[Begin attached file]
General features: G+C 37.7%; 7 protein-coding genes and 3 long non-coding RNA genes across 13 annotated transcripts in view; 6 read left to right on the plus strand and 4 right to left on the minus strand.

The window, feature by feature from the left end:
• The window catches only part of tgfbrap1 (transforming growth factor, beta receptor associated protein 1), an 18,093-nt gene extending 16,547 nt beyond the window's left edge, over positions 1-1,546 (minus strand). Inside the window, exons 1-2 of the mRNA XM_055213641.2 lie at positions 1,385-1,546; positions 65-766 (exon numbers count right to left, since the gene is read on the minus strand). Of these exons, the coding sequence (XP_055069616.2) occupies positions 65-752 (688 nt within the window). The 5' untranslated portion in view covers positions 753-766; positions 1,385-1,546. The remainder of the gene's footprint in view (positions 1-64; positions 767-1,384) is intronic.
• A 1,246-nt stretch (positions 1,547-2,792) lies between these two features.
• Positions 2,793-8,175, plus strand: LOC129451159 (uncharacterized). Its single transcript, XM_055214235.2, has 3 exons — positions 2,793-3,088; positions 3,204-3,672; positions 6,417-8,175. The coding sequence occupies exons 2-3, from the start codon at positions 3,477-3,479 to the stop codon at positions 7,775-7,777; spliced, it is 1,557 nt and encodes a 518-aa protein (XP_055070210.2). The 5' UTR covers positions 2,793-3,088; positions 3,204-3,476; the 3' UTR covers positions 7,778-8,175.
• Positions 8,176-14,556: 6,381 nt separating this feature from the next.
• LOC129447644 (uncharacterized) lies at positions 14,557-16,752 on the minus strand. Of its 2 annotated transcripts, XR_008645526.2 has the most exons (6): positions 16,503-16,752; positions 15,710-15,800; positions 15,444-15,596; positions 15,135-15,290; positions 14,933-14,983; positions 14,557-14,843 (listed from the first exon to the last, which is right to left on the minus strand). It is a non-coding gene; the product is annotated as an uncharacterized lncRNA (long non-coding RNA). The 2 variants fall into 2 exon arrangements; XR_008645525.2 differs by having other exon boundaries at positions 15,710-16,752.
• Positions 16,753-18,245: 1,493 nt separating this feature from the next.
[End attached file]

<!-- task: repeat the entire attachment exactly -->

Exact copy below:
General features: G+C 37.7%; 7 protein-coding genes and 3 long non-coding RNA genes across 13 annotated transcripts in view; 6 read left to right on the plus strand and 4 right to left on the minus strand.

The window, feature by feature from the left end:
• The window catches only part of tgfbrap1 (transforming growth factor, beta receptor associated protein 1), an 18,093-nt gene extending 16,547 nt beyond the window's left edge, over positions 1-1,546 (minus strand). Inside the window, exons 1-2 of the mRNA XM_055213641.2 lie at positions 1,385-1,546; positions 65-766 (exon numbers count right to left, since the gene is read on the minus strand). Of these exons, the coding sequence (XP_055069616.2) occupies positions 65-752 (688 nt within the window). The 5' untranslated portion in view covers positions 753-766; positions 1,385-1,546. The remainder of the gene's footprint in view (positions 1-64; positions 767-1,384) is intronic.
• A 1,246-nt stretch (positions 1,547-2,792) lies between these two features.
• Positions 2,793-8,175, plus strand: LOC129451159 (uncharacterized). Its single transcript, XM_055214235.2, has 3 exons — positions 2,793-3,088; positions 3,204-3,672; positions 6,417-8,175. The coding sequence occupies exons 2-3, from the start codon at positions 3,477-3,479 to the stop codon at positions 7,775-7,777; spliced, it is 1,557 nt and encodes a 518-aa protein (XP_055070210.2). The 5' UTR covers positions 2,793-3,088; positions 3,204-3,476; the 3' UTR covers positions 7,778-8,175.
• Positions 8,176-14,556: 6,381 nt separating this feature from the next.
• LOC129447644 (uncharacterized) lies at positions 14,557-16,752 on the minus strand. Of its 2 annotated transcripts, XR_008645526.2 has the most exons (6): positions 16,503-16,752; positions 15,710-15,800; positions 15,444-15,596; positions 15,135-15,290; positions 14,933-14,983; positions 14,557-14,843 (listed from the first exon to the last, which is right to left on the minus strand). It is a non-coding gene; the product is annotated as an uncharacterized lncRNA (long non-coding RNA). The 2 variants fall into 2 exon arrangements; XR_008645525.2 differs by having other exon boundaries at positions 15,710-16,752.
• Positions 16,753-18,245: 1,493 nt separating this feature from the next.